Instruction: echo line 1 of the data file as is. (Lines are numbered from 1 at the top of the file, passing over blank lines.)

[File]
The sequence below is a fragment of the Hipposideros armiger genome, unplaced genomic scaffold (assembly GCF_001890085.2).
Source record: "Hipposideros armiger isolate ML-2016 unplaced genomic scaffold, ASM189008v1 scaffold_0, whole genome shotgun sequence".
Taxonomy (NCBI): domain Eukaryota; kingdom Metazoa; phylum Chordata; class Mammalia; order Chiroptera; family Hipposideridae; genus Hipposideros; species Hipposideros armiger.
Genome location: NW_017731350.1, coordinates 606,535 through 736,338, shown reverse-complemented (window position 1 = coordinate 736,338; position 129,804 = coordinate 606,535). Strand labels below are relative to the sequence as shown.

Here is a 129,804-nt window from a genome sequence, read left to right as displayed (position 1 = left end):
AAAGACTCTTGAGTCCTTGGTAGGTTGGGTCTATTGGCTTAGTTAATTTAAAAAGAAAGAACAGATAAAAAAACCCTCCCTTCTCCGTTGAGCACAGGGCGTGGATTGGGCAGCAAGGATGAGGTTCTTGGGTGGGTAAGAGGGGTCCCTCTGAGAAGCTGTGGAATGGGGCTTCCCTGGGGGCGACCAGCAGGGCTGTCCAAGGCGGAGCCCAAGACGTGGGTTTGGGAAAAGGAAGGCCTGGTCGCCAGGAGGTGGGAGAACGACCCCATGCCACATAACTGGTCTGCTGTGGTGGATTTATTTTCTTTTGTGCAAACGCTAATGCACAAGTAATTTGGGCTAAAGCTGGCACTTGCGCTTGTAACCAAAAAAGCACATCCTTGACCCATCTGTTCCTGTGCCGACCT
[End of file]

The sequence below is a fragment of the Hipposideros armiger genome, unplaced genomic scaffold (assembly GCF_001890085.2).